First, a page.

This album came between: Albums covered by this compilation include the heavy-going but well worth it Reproduction (1978) and Travelogue (1979), the classic Dare (1981) that’s too well known for this list, although the better stuff is on this compilation anyway; Hysteria (1983) patchy, but its best songs are well worth having and Crash (1986) avoid avoid avoid. If only the sorely neglected and poor selling Romantic? (1989) had been covered by this set it might have been better still.

Line-up: Ian Burden, Jo Callis, Joanne Catherall, Ian Marsh, Phil Oakey, Susan Sulley, Martin Ware and Ian Adrian Wright (Produced by The Human League, Jimmy Jam, Terry Lewis, Giorgio Moroder, Martin Rushent, Hugh Padgham and Chris Thomas)



Putting The Album In Context:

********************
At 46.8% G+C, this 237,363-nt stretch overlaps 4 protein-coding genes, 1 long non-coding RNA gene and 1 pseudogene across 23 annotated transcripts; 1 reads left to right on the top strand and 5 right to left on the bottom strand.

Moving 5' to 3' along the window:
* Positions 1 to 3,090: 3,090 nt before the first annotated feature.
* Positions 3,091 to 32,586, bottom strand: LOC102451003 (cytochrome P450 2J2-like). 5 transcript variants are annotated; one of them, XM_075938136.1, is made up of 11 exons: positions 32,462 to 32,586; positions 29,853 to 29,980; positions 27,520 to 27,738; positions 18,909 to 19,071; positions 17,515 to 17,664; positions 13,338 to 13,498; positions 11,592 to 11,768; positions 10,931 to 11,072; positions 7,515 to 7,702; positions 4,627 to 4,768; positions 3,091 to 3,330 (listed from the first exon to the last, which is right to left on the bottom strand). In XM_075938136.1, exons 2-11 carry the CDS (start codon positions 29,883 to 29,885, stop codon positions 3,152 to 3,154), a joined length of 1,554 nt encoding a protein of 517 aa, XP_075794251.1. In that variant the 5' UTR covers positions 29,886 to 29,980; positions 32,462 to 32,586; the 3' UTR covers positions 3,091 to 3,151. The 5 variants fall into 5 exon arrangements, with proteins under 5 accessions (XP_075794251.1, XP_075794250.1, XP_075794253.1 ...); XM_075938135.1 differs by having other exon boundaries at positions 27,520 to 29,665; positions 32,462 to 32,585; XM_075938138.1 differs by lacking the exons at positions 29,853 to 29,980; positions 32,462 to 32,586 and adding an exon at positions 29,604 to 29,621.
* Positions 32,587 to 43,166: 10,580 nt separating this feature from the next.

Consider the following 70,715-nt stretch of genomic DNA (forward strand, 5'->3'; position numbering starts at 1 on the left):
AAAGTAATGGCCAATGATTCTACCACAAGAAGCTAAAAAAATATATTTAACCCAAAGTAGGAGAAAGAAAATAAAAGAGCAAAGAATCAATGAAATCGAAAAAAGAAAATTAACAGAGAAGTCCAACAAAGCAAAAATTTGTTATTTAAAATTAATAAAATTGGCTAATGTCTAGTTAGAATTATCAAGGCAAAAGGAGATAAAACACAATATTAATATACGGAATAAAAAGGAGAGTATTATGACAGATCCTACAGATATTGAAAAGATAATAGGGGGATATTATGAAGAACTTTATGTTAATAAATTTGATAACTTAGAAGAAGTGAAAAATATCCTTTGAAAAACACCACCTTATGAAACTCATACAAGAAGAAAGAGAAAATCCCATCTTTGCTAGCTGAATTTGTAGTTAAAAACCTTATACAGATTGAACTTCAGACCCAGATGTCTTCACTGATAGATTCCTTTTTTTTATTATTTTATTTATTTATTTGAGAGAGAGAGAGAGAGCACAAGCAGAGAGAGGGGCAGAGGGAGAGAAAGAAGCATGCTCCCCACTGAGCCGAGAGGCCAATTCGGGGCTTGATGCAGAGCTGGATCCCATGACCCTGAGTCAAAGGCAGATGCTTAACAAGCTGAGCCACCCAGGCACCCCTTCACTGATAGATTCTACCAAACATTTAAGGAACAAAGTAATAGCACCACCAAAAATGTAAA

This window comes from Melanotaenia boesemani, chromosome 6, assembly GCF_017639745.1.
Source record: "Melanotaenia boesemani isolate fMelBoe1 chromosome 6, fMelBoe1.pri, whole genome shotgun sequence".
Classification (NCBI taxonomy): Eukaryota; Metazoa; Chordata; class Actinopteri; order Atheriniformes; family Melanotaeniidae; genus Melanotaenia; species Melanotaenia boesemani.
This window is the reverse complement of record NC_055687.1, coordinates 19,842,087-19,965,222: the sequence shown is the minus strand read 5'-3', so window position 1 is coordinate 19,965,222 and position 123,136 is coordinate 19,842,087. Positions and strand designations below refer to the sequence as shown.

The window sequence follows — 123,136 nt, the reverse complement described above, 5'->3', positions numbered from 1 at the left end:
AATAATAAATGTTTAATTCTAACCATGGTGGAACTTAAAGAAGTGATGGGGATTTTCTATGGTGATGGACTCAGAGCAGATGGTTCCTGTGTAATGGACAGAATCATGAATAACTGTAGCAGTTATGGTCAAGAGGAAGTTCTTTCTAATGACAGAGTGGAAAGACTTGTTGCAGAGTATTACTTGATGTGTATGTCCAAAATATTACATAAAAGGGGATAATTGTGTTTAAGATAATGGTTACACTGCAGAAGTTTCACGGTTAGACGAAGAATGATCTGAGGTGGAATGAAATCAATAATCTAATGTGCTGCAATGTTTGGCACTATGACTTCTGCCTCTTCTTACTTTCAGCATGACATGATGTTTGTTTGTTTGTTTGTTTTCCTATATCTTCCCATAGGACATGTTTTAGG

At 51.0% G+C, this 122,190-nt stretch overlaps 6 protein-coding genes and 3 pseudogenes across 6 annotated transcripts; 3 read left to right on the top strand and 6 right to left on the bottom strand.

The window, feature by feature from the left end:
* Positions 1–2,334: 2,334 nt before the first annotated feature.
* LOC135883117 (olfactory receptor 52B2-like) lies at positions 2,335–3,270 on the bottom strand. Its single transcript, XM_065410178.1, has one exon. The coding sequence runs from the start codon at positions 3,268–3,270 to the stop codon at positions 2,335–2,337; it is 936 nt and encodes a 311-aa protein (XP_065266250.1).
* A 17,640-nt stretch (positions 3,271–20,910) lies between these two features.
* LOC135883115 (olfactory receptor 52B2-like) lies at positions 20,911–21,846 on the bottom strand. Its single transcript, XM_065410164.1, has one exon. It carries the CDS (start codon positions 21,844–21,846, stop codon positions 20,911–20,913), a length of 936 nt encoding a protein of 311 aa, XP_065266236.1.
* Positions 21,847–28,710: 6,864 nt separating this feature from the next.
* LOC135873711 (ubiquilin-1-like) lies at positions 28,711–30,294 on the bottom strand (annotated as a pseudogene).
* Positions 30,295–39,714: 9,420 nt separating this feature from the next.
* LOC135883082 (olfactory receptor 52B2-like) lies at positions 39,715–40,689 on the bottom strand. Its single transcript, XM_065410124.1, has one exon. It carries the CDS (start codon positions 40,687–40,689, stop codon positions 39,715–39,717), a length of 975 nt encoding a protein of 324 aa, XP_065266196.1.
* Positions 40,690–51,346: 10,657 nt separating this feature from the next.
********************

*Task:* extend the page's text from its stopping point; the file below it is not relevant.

ALRIGHT, so including this album on this list is breaking the sort of self-imposed code about what ‘belongs’ on this website. For many, this record stands out on this list even more than the circular record cover of the Small Faces’ Ogdens Nut Gone Flake stands out on your record shelf, as it’s a compilation rather than a ‘proper’ record and by a 1980s rather than a 60s/70s band to boot. Yet as all good 60s aficionados will tell you, its by breaking rules that most of these records were made in the first place and – trust me – my breaking the rules this once is to your benefit as well as mine. Hopefully. If not, just skip a review for now and I’ll meet you in time for review number 91 (which is err, umm, another compilation. Oops, something seems to have gone wrong there, but at least its by a 1960s legend this time so there).